“The most important thing you can possibly do is either find an idea that you're personally excited about or build a team that you're personally really motivated to be with. Ideally, it's the combination of both.”

    “Focusing inherently means you are choosing to do one thing and you're choosing not to do another”

    “Where the founder spends his time is where the gravity of the business is pulled towards.”

    “Italic really came from that pool of the time to find the financing environment and I think most importantly, the idea of being exciting.”

    “We really think of Italic as a flywheel, the more customers we have, the more leverage we have to bring on new manufacturers, the more manufacturers and the more leverage we have with them, the more products we can offer.”

    “We want to offer the same quality and same kind of level design as these great brands, but at a much more value-driven price point.”

    “If you're sharing an accurate picture of the company, it's up to the investor whether they decide to invest or not and do their diligence, it wasn't because you sold them a false narrative.”

    “Playing the game in retail means you have to find some angle that uniquely differentiates yourself from the others.”

    “When you're talking to investors they trust that you'll build a good company for them.”

    “Whoever you bring into the organization is what the organization is going to become. When you're small, it's more important than ever that you're bringing in people who fit the cultural kind of value you set.”

    “Make sure you are working on what is important because that doesn't really change, the heart of the business rarely changes. Of course, you'll hear an occasional success story, like slack or what have you, but more often than not, that doesn't change and it's important that you set the right north star.”

    “Execution makes the strategy successful, not the strategy itself.”

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    56 mins
  • May 10 2022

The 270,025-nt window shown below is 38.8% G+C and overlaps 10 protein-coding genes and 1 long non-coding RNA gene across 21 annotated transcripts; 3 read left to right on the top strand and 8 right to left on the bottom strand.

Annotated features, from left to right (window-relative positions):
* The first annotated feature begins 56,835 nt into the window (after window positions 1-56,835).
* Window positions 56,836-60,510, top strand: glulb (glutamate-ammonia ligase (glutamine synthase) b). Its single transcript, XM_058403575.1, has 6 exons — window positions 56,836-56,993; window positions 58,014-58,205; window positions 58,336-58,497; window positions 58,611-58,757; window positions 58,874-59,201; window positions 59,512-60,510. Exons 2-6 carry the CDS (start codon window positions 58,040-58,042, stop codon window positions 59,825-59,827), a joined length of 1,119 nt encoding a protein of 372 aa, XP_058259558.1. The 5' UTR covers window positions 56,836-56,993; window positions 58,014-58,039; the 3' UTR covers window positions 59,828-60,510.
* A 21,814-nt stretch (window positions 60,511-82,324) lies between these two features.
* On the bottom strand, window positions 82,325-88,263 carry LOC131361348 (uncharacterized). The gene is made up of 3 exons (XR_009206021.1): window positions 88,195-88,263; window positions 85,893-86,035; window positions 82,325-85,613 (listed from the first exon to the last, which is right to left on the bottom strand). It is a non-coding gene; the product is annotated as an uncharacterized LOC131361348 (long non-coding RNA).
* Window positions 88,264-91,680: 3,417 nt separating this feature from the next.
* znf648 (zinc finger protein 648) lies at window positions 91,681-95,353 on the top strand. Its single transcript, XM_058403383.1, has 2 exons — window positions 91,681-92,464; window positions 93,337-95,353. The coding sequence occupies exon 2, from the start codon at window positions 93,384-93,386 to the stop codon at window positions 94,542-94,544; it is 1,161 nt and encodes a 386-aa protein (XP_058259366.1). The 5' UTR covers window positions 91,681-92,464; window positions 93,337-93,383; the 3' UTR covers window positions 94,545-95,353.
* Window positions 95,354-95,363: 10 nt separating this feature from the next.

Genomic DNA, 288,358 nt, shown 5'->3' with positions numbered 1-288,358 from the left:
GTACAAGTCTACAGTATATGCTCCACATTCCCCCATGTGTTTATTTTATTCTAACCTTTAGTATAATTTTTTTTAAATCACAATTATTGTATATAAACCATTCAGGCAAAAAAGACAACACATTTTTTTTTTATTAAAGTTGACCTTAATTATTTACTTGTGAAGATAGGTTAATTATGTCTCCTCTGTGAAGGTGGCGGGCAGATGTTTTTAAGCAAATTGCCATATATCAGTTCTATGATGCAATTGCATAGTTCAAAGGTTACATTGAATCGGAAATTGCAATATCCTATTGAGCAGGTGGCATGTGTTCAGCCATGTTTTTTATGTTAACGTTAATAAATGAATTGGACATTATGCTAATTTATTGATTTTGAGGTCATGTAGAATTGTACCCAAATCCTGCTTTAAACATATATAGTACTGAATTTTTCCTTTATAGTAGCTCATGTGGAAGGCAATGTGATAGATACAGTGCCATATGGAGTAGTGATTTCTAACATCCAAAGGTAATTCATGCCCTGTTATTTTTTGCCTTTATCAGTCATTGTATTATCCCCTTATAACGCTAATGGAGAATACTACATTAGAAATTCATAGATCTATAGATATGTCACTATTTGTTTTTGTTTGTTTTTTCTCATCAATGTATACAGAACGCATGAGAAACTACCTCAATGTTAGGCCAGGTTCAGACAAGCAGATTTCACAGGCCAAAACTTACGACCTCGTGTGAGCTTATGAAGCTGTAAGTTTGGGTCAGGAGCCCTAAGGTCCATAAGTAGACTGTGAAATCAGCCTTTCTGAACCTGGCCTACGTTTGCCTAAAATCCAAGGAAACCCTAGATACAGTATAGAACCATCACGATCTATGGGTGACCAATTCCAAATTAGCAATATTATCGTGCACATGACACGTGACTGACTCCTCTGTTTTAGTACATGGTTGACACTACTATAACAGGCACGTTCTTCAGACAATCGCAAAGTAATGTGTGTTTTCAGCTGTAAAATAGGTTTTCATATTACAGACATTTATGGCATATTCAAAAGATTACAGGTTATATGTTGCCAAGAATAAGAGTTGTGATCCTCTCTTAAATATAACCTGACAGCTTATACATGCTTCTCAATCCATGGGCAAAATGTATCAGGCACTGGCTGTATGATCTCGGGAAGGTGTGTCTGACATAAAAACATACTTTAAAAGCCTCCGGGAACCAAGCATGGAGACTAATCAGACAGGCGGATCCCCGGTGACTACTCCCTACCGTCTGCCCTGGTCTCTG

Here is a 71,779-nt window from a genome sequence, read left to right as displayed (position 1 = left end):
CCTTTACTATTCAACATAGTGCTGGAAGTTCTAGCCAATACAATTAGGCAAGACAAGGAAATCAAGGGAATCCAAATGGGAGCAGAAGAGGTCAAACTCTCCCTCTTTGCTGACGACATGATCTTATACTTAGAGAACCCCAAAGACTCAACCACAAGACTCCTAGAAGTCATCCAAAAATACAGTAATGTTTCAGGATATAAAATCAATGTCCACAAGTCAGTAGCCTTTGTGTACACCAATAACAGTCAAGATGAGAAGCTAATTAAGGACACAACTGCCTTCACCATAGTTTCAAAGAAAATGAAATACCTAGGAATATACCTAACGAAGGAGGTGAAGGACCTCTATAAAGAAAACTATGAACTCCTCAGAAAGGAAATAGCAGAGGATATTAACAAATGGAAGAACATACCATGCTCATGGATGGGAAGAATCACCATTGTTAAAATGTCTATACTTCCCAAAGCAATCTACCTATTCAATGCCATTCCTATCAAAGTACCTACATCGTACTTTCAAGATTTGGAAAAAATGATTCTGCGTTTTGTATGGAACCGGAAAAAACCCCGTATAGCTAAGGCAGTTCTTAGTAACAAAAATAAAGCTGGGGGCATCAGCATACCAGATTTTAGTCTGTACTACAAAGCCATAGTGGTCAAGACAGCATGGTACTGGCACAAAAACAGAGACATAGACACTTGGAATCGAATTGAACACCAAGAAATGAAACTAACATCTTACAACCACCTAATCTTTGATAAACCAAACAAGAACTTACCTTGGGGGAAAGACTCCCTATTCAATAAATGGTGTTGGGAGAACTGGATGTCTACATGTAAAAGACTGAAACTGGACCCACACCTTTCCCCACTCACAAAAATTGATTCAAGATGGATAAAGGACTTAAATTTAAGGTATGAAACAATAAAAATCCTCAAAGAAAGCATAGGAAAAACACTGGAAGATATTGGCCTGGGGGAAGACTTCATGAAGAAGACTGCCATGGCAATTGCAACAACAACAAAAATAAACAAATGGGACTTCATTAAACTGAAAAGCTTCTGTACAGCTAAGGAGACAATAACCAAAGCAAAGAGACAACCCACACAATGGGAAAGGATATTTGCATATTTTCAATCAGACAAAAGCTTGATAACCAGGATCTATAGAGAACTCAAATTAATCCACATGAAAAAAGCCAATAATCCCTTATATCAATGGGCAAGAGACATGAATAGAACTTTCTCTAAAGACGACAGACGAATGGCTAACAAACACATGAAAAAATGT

In This Episode You’ll Hear About:

    • Her journey growing up in Los Angeles, with a passion for food, and her experience having an entrepreneurial parent
    • How her French grandma is the inspiration behind French Squirrel, and the story behind how her mom bought the domain name for frenchsquirrel.com when she was 11 years old
    • Her time working at Pressed Juicery in college, how she had to take her food handlers license and hated it, but it ended up being worth it for French Squirrel
    • How she graduated from college early, unsure of what she wanted to do, so she landed a position as Brand Manager at Erewhon 
    • How her boss at Erewhon encouraged her to start French Squirrel, and continued to push her to launch the brand
    • How she balances both her full-time job at Erewhon and building her company
    • The challenges of expanding French Squirrel and not having direct access to the company with distribution, but the good parts that come with it 
    • Why she wants to continue bootstrapping the business and grow organically
    • What’s next for the company and continuing expansion into retail and online 

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    “I look at every single grocery store product on the shelf and I think about what the stairway was to get there.”

    “I would go as far to say that I could not have built French Squirrel to what it is today without being at Erewhon.” 

    “I always knew I wanted to start my own business when I started my French Squirrel Instagram, but I didn't know what the product was.”

    “I would make these protein bites, that I would bring to work as my work snack, and I would always eat them behind my computer at my desk around like three or four with my cappuccino.”

    “When looking at the data, looking at the sales, people like when something looks homemade.”

    “People like to see what they're eating and they want to know that it was made with love and made in a small batch, not on a machine.’

    “Sometimes dates on their own can be a little freaky for some people. They don't like the texture or it's too sweet, but when you balance it out with the unsweetened chocolate and the nut butter and the salt, I think it makes it more appealing.”

    “I was trying to satisfy my chocolate craving in the afternoon, but without the sugar.”

    “There's not a day that goes by where there isn't something I have to fix or resolve.”

    “I want the company to be successful and I know it will be successful, but I'm not planning on blowing up, I just want to take it slow.”

    “Just start an actionable start, instead of talk, which is the talk is great, but who's actually doing?

    Try it. And if it fails, but I don't even like the word fail, because if you learned from it, it's not a failure.”

    “If you learned from it, it's not a failure.”

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    52 mins